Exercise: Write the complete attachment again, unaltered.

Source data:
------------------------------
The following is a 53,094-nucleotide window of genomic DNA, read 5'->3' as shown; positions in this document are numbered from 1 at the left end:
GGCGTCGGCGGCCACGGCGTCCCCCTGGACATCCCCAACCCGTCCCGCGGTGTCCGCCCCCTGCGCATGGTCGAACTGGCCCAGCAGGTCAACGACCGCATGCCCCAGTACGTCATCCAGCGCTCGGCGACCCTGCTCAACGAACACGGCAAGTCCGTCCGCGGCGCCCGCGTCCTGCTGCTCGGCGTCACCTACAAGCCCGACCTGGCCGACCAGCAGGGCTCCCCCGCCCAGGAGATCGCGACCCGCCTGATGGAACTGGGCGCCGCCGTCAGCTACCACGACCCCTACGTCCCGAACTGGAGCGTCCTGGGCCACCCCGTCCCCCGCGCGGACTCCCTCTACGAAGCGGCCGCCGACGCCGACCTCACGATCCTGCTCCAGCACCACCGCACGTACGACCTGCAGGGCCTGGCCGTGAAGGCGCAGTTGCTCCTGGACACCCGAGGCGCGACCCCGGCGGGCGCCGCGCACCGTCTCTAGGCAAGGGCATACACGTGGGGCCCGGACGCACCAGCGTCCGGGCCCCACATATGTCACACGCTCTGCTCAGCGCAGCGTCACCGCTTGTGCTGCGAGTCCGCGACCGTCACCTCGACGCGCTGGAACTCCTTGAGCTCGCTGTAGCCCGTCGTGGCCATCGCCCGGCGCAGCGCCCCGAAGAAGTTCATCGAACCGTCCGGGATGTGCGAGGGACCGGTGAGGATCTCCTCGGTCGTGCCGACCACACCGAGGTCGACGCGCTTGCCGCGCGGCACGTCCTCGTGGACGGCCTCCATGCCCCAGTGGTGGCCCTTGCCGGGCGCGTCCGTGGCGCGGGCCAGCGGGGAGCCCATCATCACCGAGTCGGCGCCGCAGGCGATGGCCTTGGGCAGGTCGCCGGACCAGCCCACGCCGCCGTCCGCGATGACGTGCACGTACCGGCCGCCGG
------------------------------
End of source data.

The following is a 53,094-nucleotide window of genomic DNA, read 5'->3' as shown; positions in this document are numbered from 1 at the left end:
GGCGTCGGCGGCCACGGCGTCCCCCTGGACATCCCCAACCCGTCCCGCGGTGTCCGCCCCCTGCGCATGGTCGAACTGGCCCAGCAGGTCAACGACCGCATGCCCCAGTACGTCATCCAGCGCTCGGCGACCCTGCTCAACGAACACGGCAAGTCCGTCCGCGGCGCCCGCGTCCTGCTGCTCGGCGTCACCTACAAGCCCGACCTGGCCGACCAGCAGGGCTCCCCCGCCCAGGAGATCGCGACCCGCCTGATGGAACTGGGCGCCGCCGTCAGCTACCACGACCCCTACGTCCCGAACTGGAGCGTCCTGGGCCACCCCGTCCCCCGCGCGGACTCCCTCTACGAAGCGGCCGCCGACGCCGACCTCACGATCCTGCTCCAGCACCACCGCACGTACGACCTGCAGGGCCTGGCCGTGAAGGCGCAGTTGCTCCTGGACACCCGAGGCGCGACCCCGGCGGGCGCCGCGCACCGTCTCTAGGCAAGGGCATACACGTGGGGCCCGGACGCACCAGCGTCCGGGCCCCACATATGTCACACGCTCTGCTCAGCGCAGCGTCACCGCTTGTGCTGCGAGTCCGCGACCGTCACCTCGACGCGCTGGAACTCCTTGAGCTCGCTGTAGCCCGTCGTGGCCATCGCCCGGCGCAGCGCCCCGAAGAAGTTCATCGAACCGTCCGGGATGTGCGAGGGACCGGTGAGGATCTCCTCGGTCGTGCCGACCACACCGAGGTCGACGCGCTTGCCGCGCGGCACGTCCTCGTGGACGGCCTCCATGCCCCAGTGGTGGCCCTTGCCGGGCGCGTCCGTGGCGCGGGCCAGCGGGGAGCCCATCATCACCGAGTCGGCGCCGCAGGCGATGGCCTTGGGCAGGTCGCCGGACCAGCCCACGCCGCCGTCCGCGATGACGTGCACGTACCGGCCGCCGG